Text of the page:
75 px shim
Stuart Goldshim
what I do

"The TV Series" - Artist Statement

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We are trained to view television as a continuous movement of recognizable images. Our eyes average all the individual light points or pixels into recognizable pictures, which seem to move in "real time" within a three-dimensional space but on a two dimensional surface. This picture, however, is in fact rarely continuous. It is constantly broken up by static interference in both transmission and reception, and by other factors both manually adjustable and intrinsic to the syntax of the medium. Since our eyes are "trained" to homogenize the overall content of the picture, we tend to ignore the split seconds when the image is disrupted.. This frozen moment, usually ignored or filtered by our mind, is the inspiration for my "TV SERIES" artworks. Imagery, rich in form, color, referential space, and distorted recognizable illusion, producing its own syntax and content far apart from any original intention.

It's been said that people rarely like to do at home what they do for a living. This was true of my father, a television repair man. By the time he got home after a long day carrying a couple of very heavy cases full of vacuum tubes, the last thing that he wanted to do was fix a television. Our house and garage were filled with televisions, and many of them just didn't work. Their pictures rolled or cycled from recognizable to totally abstract forms. As a child in the 1950’s and 1960’s, I was sometimes irritated by the fact that I couldn't always watch TV with perfect clarity the way other children could. As I grew up and started thinking about it, I realized that my experience was unique and allowed me to experience TV on many levels not experienced by many others. I was literally surrounded with this distorted television imagery and directly influenced by it.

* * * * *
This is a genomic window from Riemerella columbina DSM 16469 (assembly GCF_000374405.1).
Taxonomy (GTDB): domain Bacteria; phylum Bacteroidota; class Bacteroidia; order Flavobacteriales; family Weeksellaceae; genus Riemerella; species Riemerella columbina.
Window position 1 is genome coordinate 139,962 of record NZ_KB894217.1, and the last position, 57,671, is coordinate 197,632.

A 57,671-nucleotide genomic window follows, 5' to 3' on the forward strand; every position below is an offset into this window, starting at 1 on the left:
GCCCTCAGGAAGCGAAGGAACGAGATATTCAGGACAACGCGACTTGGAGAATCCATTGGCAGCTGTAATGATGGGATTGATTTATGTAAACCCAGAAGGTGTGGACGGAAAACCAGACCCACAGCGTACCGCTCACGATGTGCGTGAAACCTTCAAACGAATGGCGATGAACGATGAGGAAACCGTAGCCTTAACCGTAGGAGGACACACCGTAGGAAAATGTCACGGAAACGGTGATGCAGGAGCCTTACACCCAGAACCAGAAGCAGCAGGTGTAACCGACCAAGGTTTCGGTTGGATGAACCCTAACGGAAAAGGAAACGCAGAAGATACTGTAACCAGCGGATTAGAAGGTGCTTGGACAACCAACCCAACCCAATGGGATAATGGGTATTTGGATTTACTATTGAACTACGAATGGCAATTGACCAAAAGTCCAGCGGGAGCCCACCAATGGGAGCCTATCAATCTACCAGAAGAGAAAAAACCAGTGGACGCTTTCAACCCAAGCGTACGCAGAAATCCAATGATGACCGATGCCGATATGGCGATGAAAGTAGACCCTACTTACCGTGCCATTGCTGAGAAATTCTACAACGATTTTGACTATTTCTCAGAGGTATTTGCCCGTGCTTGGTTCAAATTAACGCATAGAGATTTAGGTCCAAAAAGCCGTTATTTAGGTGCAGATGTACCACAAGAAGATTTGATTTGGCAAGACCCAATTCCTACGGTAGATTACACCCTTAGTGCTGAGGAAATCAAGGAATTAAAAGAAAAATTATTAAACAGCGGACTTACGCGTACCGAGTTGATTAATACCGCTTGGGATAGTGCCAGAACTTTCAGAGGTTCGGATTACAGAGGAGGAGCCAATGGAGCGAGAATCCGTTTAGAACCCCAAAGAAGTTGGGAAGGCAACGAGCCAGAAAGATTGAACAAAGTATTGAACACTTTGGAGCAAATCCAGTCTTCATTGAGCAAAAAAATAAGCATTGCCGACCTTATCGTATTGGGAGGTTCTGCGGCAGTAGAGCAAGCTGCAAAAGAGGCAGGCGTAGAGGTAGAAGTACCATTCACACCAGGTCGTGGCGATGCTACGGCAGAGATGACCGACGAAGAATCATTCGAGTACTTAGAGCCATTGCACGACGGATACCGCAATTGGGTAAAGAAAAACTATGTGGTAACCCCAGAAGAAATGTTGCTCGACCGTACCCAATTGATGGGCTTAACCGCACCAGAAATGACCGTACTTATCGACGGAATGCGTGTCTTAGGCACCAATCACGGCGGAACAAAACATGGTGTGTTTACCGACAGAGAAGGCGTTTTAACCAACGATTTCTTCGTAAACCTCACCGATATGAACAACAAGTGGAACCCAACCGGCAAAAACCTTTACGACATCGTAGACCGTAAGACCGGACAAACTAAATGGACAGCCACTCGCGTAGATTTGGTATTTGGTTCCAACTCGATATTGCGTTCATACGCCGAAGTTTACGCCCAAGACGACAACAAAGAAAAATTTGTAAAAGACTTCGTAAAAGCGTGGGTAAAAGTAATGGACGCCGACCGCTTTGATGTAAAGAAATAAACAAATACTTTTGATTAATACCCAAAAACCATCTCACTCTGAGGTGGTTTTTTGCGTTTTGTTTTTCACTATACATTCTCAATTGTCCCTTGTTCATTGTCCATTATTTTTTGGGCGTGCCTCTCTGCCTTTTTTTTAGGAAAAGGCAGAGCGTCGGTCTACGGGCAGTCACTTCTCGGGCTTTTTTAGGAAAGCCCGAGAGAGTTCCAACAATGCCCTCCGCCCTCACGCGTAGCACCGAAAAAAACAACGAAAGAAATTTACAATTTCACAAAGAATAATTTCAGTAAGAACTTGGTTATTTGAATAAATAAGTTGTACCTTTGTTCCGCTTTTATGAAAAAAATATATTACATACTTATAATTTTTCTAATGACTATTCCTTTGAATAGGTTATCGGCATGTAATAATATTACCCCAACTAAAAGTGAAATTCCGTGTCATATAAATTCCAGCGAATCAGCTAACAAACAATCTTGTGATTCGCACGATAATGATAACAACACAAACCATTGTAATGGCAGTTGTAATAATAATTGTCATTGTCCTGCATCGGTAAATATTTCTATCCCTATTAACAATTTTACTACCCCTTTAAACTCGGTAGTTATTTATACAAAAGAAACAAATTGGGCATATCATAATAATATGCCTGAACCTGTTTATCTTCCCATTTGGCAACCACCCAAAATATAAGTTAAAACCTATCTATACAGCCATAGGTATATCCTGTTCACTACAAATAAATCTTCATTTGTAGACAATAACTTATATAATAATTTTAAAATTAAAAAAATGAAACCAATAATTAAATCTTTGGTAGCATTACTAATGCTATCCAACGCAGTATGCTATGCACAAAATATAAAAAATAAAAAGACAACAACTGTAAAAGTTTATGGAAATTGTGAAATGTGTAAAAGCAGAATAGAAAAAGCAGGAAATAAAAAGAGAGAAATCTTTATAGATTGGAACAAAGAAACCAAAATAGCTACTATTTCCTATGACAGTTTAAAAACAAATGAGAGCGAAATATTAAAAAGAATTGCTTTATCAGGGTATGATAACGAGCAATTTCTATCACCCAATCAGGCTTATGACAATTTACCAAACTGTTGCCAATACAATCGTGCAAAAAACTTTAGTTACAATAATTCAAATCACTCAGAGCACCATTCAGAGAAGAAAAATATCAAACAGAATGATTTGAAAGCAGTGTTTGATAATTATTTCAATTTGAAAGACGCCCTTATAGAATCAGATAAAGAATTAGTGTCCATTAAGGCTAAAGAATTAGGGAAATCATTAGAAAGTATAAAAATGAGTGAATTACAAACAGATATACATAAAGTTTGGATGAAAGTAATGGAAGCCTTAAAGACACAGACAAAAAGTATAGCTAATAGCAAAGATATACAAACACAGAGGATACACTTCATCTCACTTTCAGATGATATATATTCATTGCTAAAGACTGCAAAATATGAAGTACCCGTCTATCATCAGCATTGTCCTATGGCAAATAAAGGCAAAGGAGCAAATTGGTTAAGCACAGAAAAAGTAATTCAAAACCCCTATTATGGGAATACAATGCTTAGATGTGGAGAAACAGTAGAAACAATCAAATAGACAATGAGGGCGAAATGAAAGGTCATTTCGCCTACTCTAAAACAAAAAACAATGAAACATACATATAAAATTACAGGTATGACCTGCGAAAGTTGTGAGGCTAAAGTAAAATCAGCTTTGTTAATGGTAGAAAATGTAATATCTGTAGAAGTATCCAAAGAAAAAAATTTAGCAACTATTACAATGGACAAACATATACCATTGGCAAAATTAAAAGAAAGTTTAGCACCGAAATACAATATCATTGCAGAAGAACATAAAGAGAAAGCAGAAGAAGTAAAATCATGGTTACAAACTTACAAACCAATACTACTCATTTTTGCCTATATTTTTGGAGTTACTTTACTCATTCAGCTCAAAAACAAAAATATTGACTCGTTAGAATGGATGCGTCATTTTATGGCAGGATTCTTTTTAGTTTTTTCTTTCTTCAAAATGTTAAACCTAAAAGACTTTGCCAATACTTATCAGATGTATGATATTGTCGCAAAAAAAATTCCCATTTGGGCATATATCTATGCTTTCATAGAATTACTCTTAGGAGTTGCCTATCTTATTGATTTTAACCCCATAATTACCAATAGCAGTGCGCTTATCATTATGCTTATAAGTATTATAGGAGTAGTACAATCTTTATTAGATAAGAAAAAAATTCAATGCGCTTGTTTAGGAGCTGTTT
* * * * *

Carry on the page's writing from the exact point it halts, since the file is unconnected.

As a graduate student in Printmaking in 1979 at San Francisco State University, I was required to produce a series of prints based around a single unifying concept. I choose to focus on Television. The initial works of what I called my "TV SERIES" therefore dealt with the relationship between individuals and commercial television. They used satire and representational imagery produced by combining traditional etching, drypoint and non-silver photo techniques. Prints were produced using televisions or screens placed in the context of the work as icons.

In 1982 I attempted to bridge the "TV SERIES" with another series of paintings I had created These were representational portraits of individuals in surreal environments. This "bridge" piece was an oil portrait of my father (The Paternal Connection). The piece showed him working on a television whose picture was broken up. The waves of the Television were to come out of the set and turn into a school of fish (when he wasn't at work, he was fishing). I had planned to use a photo emulsion, "develop" a photo of a television image on the canvas for the screen area and then paint around it. After much thought, I decided however, that it would be a greater challenge to attempt to allude to this kind of visual syntax using a traditional medium such as oil, acrylic or even colored pencil. I did a series of studies for the portrait and proceeded to get completely lost in the imagery and syntax of television. As I worked through some of the studies, the series evolved. I found myself drawn away from viewing the TV set and its relationship to society and toward looking at how the viewer perceives the rather unique syntax and quality of the video image itself. I discovered that interrupted or maladjusted commercial TV images, purposefully or randomly frozen, could be a remarkable source of imagery. Before I finally finished the portrait of my father, I had done more then 20 pieces focusing on this television syntax. After the portrait was complete, I felt even a greater desire to explore this imagery and still do to this day.

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